Almost a month after the municipal elections 13 out of the 19 candidates have yet to file their final post-election campaign finance reports, according to public data from the New Jersey Election Law Enforcement Commission (ELEC).
Antoinette Brevard filed a sworn statement stating her campaign will not spend more than $4,500 in the 1st Ward election. She spent $2,535 from her own pocket, according to her reports. With a sworn statement a candidate is not required to file the usual campaign finance reports.
Incumbent Michael Jackson’s 20-day post-election report has yet to be received by the state. His 11-day pre-election report shows he raised $6,430 and spent $4,527.
“It will be filed,” said Jackson on Wednesday morning. He said his treasurer has been extremely busy with other obligations delaying the filing. He reckoned his campaign spent $4,500 to $5,500.
Veronica Ovalles has not filed any of the three required reports. “Whatever I spent, I’m sure it’s under $4,500,” she said.
Ovalles said she filed a sworn statement stating she won’t go over $4,500. Her statement was not available the state’s public campaign finance reports system.
Incumbent Mohammed Akhtaruzzaman’s 20-day post-election campaign report has yet to be received by the state. His 11-day pre-election report shows he spent $11,312 in the heavily contested 2nd Ward election.
“We’re filing it within a week,” said Akhtaruzzaman.
Former councilman Aslon Goow has not yet filed his 11-day pre-election or 20-day post-election reports. He did file a 29-day pre-election report which shows he raised $21,460 and spent $17,704.
Goow, who filed a sworn statement initially stating his campaign will not exceed the $4,500 threshold, said the campaign will file within the next week or so.
Eddie Gonzalez is the only candidate to file a 20-day post-election report in the 2nd Ward. His report shows he expended $32,913 in the election.
Khalique did not file any of the three campaign finance reports. He could not immediately be reached for comments on Wednesday morning.
None of the four candidates have filed their 20-day post-election reports in the 3rd Ward.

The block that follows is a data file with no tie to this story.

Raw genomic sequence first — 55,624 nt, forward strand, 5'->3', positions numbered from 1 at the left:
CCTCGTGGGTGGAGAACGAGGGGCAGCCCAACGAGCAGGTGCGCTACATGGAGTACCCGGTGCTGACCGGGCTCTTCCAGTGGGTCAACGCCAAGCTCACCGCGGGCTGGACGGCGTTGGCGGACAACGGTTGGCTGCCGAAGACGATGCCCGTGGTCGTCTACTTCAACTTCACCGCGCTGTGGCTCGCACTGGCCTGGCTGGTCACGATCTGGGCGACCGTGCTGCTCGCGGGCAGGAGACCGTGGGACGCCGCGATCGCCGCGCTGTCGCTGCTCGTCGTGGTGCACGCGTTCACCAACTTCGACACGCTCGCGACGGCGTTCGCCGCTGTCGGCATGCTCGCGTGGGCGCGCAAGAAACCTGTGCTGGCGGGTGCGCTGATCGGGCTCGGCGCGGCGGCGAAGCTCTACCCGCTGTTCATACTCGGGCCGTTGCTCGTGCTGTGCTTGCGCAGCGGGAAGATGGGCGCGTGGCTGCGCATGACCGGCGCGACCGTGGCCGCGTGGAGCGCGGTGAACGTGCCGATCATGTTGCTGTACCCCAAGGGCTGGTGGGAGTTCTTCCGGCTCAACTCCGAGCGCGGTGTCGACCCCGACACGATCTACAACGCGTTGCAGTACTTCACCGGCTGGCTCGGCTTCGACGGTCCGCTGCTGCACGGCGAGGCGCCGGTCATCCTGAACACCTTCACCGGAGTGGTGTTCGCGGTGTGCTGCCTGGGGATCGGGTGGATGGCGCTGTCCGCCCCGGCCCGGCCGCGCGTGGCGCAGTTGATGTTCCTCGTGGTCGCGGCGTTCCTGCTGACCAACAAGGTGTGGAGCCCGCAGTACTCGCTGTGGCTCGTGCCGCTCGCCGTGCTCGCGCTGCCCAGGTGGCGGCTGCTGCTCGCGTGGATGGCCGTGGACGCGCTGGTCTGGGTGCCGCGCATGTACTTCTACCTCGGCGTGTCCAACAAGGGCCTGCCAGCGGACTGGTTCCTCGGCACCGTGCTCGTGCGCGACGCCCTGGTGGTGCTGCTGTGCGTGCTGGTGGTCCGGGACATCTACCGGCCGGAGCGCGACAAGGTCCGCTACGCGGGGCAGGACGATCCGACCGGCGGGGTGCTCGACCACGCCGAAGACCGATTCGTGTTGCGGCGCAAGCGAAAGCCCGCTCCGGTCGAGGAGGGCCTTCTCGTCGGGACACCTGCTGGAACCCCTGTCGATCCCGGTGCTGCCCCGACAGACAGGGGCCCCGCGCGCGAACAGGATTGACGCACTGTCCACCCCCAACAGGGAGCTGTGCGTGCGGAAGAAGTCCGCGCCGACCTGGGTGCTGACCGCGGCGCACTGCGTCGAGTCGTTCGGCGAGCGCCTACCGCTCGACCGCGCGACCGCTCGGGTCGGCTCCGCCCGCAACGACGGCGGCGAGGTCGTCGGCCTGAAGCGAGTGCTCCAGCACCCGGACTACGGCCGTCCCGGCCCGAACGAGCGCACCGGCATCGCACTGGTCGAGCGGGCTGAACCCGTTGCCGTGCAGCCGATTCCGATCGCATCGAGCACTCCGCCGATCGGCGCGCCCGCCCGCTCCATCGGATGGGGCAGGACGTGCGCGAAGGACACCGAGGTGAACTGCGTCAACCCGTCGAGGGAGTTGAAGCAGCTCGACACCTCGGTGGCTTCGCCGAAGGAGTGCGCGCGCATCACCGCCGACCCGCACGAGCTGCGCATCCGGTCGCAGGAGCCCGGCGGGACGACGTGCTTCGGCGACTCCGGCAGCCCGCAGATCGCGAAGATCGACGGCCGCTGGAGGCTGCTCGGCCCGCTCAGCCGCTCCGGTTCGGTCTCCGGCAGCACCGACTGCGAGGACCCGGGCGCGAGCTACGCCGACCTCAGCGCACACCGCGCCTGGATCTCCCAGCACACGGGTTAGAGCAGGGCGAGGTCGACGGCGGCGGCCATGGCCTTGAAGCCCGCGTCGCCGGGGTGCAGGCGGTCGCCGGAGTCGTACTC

Incumbent William McKoy’s 11-day report shows he raised $55,000 and spent $47,380. The incumbent spent more than all three of his opponents combined.
Lilisa Mimms’s 11-day report shows she raised $21,456 and spent $20,326.
Flavio Rivera’s 29-day report shows he raised $8,839 and spent $6,048.
Kenneth Simmons’ 11-day report shows he raised $8,203 and spent $4,652.
Mimms, Rivera, and Simmons, and McKoy could not immediately be reached for comments.
Incumbent Ruby Cotton raised $22,550 and spent $10,784, according to her 20-day post-election report.
Cotton and her husband Ed Cotton loaned $16,500 to the councilwoman’s campaign. Her opponents Della Fischer did not file a post-election report.
Fischer raised $2,800, according to her 11-day pre-election report. Juan Kivelier Sosa filed a sworn statement that his campaign did not plan to exceed $4,500.
Fischer could not immediately be reached for comments.
The state has yet to receive 20-day reports from the three 5th Ward candidates. Chrystal Cleaves’ 11-day report shows she raised $7,639 and spent $4,674.
Luis Velez’s 11-day report shows he raised $13,415 and spent $11,834. Although Cleaves and Velez have filed pre-election reports, Wendy Guzman has yet to file any of the three required reports.
“It was mailed on Saturday,” said Cleaves about her post-election report.
“Mines is on the way to be submitted,” said Velez. He said the holidays delayed his submission. He estimates his campaign spent $16-17,000 in the race.
Guzman could not immediately be reached for comments.
Incumbent Andre Sayegh raised $61,120 and spent $59,378. His opponent Al Abdelaziz raised $96,000 and spent $93,551.
Abdelaziz received $12,200 from mayor Jose “Joey” Torres and his wife Sonia Torres weeks before the election.
Sayegh ended up defeating Abdelaziz despite the financial disadvantage.
The campaign finance reporting system is in place to ensure voters are able to ascertain information about contributions and expenditures for a particular candidate running for office.
Those who do not comply with the reporting requirements may be subjected to penalties. The state recently took action against former at-large council candidate Haytham Younes accusing him of breaking campaign finance laws.
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